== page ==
Black Abyss

In the movie version of my life, a close up of the blood-shot eyes of Tom Cruise or Johnny Depp will open the scene and the camera will pull back to show a limping and cowering wretch pull himself up to the front desk at Yoga on High. My tear stained face contrasting with the effervescent YOHI goddesses. My closed fist slowly opens to reveal crumpled paper that only hours earlier was a pristine gift certificate to Yoga on High.

The front desk goddess smiles and cheerfully intones, “You must be here for the Urban Zen class. Please take off your shoes and you may go into that room now.” Ominous music plays as I work my crumpled body and mind through the passage. Once through this mysterious portal, powerful beams of light and dancing fairies transform me to the box office star everyone lined up for days to see.

Some artistic license must be taken to make the movie fit the right demographics, but my introduction to Urban Zen was more dramatic and life changing than the Johnny Depp version.

My journey back from the dark abyss of my mind started with a Valentine’s Day gift certificate to YOHI from my wife because she had read that combat veterans with post traumatic stress were finding relief with yoga. At this point in our marriage Becky had nothing to lose because nothing was working for me and this yoga stuff, no matter how strange it seems, was probably going to be her last desperate intervention to save me.

It had been 10 years since I last emptied the sand out of my boots and I’d be the first one to say that, yeah, I was exposed to combat, but nothing like the infantry dealt with everyday. Same thing with my civilian job. Sure, as a cop I had seen things that I couldn’t bring up at a cocktail party, but nothing I couldn’t handle. Of course, I wasn’t handling it, and the way I tried to handle it was to become contender for jerk of the year.

My brain would never shut down, and physically my body was always in a heightened state of alertness, ready to meet any threat head-on. The only problem was, there were no threats, at least the ones I was ready for. The only threat that I faced was the threat that if I didn’t change now, I would be dead.

I stumbled into this Urban Zen class not knowing exactly what it was, but being told that it might be helpful. At first I thought that I must have slipped into some hippy sect meeting. Everyone I came across was friendly. I mean, not polite and then the moment you turn your back the knife will be inserted. I mean friendly and supportive. Sounding like drug dealers, these two ladies start passing out essential oils that were distilled to such a high degree that the oils would help me feel uplifted. The only distilled liquid I wanted was clear and had a high alcohol content.

Then one of these women told me to sense the bottoms of my feet. What the … was she talking about? I’ve been wearing boots as a cop or soldier for more than 30 years. I wouldn’t recognize my feet if they were in a line up, and she wanted me to sense the soles of my feet. I play along. I mean the yoga was easy, I mean nothing like the physical fitness exercises that I’m used to, and the melodic tone of her voice was calming and encouraging.

An hour and a half flew by and this angelic woman gently nudged me awake. You see, I don’t fall asleep very easily. Never on duty, and being in this yoga studio was like being in enemy territory, or at least unsecured perimeter. But here I was, waking up and feeling…. Oh my, what is this that I am feeling? I’m feeling calm? I’m returning a smile? My, my brain is focusing on what’s going on around me now, and not game playing 1001 potential responses to unknown threats. What was that the woman was saying, inviting me back? Naw, she wouldn’t do that. No, I mean, I didn’t have real yoga clothes on, and my Army t-shirt said something about collateral damage. She couldn’t have been talking to me. But she was.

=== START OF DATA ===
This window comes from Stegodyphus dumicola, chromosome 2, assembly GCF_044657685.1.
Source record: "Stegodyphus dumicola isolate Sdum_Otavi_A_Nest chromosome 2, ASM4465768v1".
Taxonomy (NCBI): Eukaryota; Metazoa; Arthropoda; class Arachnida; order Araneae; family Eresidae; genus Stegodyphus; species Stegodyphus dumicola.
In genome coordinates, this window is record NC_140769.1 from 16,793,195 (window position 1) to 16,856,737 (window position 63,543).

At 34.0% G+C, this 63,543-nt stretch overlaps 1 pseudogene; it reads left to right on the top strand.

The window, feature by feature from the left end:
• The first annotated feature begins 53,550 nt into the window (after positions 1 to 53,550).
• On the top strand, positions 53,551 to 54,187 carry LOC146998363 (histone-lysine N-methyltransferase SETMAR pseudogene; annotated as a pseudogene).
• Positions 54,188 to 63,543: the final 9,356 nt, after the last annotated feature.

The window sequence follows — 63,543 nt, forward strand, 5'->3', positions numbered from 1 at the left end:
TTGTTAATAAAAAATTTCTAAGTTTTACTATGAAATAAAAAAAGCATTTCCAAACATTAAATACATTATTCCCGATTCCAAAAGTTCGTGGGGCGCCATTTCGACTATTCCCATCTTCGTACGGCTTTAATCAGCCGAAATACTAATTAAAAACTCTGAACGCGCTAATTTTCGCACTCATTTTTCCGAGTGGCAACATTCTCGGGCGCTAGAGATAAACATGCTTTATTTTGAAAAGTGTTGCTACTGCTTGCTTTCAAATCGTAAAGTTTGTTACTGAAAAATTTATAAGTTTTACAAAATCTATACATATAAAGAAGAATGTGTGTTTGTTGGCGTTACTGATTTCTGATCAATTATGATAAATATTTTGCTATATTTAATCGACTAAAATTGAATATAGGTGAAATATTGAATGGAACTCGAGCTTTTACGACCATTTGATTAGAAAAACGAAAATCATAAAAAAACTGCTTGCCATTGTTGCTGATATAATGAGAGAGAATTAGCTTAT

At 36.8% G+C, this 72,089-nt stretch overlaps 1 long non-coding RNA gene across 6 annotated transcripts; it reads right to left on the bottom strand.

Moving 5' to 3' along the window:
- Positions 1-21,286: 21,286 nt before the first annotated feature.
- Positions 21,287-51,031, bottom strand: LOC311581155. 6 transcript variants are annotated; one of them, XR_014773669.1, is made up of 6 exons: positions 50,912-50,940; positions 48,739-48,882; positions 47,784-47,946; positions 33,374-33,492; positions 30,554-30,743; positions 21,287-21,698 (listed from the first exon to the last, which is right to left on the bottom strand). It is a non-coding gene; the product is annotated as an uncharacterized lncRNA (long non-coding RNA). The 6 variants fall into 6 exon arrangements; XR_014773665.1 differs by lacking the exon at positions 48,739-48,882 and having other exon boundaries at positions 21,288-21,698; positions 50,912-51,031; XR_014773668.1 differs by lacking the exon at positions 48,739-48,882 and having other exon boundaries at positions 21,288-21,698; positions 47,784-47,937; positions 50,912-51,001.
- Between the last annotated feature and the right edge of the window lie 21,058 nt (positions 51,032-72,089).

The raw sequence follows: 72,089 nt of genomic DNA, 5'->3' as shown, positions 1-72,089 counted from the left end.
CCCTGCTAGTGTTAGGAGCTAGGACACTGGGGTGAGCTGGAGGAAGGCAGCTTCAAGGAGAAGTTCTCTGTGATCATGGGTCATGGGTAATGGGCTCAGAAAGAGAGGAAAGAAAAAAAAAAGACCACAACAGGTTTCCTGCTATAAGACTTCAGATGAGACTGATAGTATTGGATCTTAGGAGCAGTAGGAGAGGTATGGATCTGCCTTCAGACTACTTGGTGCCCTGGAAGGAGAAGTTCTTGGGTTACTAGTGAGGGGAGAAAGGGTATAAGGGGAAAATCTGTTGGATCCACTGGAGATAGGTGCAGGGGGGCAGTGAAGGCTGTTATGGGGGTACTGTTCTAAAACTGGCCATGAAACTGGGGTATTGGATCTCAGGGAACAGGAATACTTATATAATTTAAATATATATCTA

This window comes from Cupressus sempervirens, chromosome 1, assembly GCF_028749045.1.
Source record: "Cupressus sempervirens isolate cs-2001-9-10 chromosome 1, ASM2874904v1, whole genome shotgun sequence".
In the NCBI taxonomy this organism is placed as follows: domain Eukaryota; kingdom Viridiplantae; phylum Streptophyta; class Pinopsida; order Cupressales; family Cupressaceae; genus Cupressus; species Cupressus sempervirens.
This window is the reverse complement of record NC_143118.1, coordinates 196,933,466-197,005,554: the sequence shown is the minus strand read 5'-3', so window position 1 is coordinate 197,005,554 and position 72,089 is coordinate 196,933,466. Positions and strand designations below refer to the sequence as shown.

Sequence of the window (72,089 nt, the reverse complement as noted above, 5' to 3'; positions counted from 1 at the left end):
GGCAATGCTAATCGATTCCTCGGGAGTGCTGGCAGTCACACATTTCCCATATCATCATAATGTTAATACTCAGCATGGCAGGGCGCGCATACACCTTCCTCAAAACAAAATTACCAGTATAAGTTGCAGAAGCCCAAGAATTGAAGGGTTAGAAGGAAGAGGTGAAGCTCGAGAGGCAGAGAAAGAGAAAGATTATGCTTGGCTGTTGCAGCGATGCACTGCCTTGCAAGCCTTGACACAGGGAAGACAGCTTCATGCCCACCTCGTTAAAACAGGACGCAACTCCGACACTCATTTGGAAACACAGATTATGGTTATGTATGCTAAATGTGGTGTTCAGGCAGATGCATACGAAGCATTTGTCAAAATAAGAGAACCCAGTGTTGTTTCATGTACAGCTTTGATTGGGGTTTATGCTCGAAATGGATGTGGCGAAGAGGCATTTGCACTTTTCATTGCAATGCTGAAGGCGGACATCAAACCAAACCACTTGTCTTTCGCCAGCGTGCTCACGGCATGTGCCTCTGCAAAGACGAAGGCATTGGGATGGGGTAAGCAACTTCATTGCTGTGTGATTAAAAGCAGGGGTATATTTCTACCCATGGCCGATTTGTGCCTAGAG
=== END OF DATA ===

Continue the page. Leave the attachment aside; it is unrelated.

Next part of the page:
I go home and my wife immediately sees a change in me. I’m not cured, I’m not even close to human, but for some bazaar reason where my only view of life was darkness, I now could see a glimmer of light.

Urban Zen, the calm in the chaos, was developed to help bring peace and comfort to patients, loved ones and the doctors and nurses who drain themselves to keep us alive. This simple yet interwoven restorative practice supports the body and the mind so we can better heal. I went from being an angry combat vet bent on self destruction to an Urban Zen Integrative Therapist in a little more than a year. Urban Zen did save my life; my life now has a new option—being able to use the Urban Zen techniques I practice daily for myself and in the therapeutic sessions I do with others. I will share more of my journey from the blackness of “no hope” to the light that Urban Zen projects on anyone who is open to experience calm in the chaos.

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Mike joined the yoga community in 2013 after his wife Becky presented him with a Yoga on High gift certificate for Valentine’s Day.  Sampling many different classes, Mike has found Hatha, restoratives, & especially Urban Zen impactful in his life and he is currently wrapping up his certification at Yoga on High for Urban Zen Integrative Therapy.

Celebrating his 30th anniversary this year, Mike is a farther of three daughters & one son.  Recently retired as a police sergeant, and a combat veteran with 32 years of service in the Army Reserve, Mike hopes to bring help spread the amazing restorative powers of yoga to his brother & sister veterans.

Now taking registrations for Urban Zen training! If you are a yoga teacher or medical professional, and you are interested in becoming an Urban Zen Integrative Therapist, click here for more information.

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